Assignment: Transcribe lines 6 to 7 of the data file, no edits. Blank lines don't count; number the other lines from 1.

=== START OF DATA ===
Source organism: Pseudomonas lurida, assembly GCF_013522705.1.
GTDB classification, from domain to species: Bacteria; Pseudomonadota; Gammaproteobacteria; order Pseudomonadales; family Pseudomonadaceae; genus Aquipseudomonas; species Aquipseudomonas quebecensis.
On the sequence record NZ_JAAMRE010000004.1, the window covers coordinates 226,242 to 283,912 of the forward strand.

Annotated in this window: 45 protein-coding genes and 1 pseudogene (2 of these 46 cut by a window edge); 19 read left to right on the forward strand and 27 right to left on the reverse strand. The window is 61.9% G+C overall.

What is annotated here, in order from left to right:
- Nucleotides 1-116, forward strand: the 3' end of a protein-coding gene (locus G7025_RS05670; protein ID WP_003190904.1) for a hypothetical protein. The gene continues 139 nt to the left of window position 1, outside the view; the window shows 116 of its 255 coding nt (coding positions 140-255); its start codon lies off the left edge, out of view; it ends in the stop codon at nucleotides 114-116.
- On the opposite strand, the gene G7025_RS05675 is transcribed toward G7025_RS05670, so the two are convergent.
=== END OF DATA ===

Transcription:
- Nucleotides 1-116, forward strand: the 3' end of a protein-coding gene (locus G7025_RS05670; protein ID WP_003190904.1) for a hypothetical protein. The gene continues 139 nt to the left of window position 1, outside the view; the window shows 116 of its 255 coding nt (coding positions 140-255); its start codon lies off the left edge, out of view; it ends in the stop codon at nucleotides 114-116.
- On the opposite strand, the gene G7025_RS05675 is transcribed toward G7025_RS05670, so the two are convergent.